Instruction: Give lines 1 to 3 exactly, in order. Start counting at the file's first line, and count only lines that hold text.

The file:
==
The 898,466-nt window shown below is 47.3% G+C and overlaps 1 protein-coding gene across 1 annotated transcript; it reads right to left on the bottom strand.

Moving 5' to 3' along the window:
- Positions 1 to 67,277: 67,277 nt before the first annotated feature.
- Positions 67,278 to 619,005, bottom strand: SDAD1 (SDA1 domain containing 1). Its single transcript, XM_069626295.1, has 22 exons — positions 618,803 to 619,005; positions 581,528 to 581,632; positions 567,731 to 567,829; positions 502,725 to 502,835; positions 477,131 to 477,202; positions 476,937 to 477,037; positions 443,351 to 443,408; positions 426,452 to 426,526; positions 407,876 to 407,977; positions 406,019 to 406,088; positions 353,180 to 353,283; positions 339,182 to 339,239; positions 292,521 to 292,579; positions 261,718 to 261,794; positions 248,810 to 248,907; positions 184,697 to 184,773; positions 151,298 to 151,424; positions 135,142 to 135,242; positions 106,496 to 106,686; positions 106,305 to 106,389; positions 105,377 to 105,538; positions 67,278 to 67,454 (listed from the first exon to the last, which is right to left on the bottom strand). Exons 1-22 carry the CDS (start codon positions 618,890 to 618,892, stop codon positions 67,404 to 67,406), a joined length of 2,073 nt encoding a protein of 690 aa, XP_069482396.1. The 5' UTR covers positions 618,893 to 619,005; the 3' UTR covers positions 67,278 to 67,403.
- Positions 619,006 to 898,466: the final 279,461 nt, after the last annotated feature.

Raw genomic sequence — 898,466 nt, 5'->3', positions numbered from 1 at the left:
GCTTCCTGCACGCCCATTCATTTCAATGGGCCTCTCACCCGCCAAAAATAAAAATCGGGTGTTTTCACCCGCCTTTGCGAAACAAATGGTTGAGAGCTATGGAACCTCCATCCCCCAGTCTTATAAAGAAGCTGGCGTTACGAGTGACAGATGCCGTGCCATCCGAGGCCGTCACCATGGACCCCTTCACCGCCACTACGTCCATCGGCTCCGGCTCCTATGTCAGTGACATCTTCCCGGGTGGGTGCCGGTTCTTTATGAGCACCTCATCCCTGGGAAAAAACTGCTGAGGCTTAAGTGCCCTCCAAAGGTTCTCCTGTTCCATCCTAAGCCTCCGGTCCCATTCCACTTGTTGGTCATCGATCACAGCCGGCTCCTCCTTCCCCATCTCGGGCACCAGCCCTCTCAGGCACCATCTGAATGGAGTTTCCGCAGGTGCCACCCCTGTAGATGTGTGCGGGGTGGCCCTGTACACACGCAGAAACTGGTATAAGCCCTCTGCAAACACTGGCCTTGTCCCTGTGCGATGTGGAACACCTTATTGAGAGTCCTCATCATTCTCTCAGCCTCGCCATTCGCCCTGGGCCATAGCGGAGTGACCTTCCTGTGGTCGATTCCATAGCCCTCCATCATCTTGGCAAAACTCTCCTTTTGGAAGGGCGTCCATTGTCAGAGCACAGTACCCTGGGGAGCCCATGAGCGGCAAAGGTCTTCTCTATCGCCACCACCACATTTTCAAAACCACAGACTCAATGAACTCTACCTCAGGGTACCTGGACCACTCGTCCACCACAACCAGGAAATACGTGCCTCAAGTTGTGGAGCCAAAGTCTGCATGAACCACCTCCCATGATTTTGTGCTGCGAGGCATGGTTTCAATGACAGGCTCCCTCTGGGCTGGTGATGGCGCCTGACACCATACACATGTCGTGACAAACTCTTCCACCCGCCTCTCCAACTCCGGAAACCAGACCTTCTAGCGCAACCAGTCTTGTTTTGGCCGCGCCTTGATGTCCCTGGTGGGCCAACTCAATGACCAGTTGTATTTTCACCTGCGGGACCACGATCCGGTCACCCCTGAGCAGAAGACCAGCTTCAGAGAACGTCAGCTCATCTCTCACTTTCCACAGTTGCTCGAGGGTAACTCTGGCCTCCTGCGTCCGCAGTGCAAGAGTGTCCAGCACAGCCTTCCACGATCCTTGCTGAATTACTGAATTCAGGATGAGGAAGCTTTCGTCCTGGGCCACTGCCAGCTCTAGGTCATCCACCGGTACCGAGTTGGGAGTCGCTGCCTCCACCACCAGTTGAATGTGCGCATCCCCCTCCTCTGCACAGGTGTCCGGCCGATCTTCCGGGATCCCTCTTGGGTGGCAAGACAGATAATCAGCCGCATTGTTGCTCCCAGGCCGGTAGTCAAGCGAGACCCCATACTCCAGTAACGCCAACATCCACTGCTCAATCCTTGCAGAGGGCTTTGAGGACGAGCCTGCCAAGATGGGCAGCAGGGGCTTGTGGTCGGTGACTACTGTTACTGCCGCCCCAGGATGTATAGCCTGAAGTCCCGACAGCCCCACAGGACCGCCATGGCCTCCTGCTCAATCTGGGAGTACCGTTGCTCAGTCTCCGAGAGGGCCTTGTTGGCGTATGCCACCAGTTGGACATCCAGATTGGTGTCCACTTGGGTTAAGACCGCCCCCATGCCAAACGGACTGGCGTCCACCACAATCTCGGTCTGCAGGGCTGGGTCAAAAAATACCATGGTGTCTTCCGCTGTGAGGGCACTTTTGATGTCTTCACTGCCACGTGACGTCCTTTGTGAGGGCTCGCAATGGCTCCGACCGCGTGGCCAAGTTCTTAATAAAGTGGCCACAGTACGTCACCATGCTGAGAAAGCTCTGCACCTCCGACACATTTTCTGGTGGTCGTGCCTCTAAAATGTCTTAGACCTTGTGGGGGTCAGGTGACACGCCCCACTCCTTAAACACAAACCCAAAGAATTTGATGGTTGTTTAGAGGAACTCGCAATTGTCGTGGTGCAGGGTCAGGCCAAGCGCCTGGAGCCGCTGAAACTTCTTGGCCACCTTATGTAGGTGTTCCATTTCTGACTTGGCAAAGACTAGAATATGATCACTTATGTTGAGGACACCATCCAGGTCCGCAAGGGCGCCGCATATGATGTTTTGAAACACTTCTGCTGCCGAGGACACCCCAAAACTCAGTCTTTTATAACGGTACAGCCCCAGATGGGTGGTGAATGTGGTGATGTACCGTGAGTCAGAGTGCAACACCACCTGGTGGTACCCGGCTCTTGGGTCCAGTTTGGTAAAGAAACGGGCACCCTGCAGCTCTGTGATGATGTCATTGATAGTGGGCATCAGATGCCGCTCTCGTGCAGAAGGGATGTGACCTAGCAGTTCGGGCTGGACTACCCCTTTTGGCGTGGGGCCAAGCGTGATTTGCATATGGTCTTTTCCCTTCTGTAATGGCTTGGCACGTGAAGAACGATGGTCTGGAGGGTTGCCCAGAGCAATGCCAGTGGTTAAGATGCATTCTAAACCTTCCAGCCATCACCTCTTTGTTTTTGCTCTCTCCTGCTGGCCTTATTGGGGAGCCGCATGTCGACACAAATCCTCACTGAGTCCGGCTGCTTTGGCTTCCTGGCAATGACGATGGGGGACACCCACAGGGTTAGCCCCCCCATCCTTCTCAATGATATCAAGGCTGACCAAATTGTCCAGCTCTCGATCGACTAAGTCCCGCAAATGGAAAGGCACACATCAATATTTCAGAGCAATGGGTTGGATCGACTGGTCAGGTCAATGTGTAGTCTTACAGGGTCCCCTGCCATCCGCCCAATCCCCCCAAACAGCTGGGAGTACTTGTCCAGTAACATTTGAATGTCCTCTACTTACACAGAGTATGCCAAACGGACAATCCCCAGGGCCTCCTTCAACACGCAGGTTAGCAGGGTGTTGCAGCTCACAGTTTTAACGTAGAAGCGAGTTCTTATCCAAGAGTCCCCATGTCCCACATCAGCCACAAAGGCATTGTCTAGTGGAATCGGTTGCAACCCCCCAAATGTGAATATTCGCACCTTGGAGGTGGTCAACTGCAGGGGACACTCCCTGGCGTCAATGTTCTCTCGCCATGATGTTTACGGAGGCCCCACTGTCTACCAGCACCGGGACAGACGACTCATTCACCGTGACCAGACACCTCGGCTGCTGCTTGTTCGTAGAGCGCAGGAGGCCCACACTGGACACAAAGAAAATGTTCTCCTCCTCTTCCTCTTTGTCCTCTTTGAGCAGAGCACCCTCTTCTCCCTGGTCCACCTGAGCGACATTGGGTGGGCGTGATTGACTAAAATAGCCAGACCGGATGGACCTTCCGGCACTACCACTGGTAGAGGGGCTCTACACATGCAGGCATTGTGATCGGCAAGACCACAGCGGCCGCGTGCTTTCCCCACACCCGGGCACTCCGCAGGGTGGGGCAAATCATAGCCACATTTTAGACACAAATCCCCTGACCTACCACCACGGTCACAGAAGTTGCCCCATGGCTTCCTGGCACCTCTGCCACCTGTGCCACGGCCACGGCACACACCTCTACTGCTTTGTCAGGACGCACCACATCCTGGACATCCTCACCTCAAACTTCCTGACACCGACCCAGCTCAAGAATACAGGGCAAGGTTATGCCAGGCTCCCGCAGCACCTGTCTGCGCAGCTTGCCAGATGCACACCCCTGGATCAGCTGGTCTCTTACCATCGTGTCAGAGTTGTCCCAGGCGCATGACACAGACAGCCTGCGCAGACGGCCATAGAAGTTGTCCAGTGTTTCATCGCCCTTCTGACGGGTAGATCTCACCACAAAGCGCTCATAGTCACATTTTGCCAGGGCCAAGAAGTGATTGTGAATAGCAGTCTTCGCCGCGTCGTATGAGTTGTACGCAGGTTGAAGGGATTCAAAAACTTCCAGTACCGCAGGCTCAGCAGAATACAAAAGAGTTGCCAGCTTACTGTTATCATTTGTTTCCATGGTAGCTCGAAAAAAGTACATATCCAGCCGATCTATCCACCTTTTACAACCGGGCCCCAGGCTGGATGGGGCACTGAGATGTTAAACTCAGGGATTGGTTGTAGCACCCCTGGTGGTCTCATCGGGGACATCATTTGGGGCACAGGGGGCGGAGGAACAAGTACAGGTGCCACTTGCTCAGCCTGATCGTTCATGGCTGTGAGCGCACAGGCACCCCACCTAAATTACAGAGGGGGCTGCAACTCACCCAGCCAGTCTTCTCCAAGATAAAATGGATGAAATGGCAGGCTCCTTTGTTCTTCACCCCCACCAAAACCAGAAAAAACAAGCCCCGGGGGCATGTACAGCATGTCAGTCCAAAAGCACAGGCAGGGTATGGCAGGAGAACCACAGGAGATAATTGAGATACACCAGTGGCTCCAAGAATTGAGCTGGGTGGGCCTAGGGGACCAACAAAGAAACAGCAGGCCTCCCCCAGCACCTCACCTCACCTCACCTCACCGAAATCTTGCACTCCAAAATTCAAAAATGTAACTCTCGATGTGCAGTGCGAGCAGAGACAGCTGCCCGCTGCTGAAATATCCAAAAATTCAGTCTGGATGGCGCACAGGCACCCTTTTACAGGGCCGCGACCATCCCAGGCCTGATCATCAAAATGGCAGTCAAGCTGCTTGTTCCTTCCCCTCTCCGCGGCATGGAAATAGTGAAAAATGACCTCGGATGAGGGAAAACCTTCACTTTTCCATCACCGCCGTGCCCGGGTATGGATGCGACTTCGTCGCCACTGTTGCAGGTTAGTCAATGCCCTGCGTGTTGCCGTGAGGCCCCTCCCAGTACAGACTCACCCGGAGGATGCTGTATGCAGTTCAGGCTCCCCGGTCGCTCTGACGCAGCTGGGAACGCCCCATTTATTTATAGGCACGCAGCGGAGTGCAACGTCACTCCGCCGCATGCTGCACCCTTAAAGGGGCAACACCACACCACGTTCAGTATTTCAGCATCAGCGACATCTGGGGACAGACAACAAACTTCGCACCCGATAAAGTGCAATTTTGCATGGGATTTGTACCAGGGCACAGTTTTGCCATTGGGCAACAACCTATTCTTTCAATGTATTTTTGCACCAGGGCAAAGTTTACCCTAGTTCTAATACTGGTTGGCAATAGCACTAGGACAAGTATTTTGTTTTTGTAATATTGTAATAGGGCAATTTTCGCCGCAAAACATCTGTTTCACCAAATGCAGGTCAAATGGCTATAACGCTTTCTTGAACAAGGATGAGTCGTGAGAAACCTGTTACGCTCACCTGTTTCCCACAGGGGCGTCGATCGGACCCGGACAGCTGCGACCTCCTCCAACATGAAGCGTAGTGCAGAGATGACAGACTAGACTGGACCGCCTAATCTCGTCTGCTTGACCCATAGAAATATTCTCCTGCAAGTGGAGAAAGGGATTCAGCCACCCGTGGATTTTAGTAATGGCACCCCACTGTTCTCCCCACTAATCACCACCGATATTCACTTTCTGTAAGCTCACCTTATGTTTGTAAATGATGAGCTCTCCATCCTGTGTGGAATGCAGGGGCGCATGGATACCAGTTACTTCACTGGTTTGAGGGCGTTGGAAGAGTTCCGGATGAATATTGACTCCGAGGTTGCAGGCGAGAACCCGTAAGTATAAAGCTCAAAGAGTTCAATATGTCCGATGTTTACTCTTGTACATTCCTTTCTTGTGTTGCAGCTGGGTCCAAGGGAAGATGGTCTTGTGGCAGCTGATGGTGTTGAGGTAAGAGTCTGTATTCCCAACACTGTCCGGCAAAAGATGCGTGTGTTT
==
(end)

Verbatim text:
The 898,466-nt window shown below is 47.3% G+C and overlaps 1 protein-coding gene across 1 annotated transcript; it reads right to left on the bottom strand.

Moving 5' to 3' along the window:
- Positions 1 to 67,277: 67,277 nt before the first annotated feature.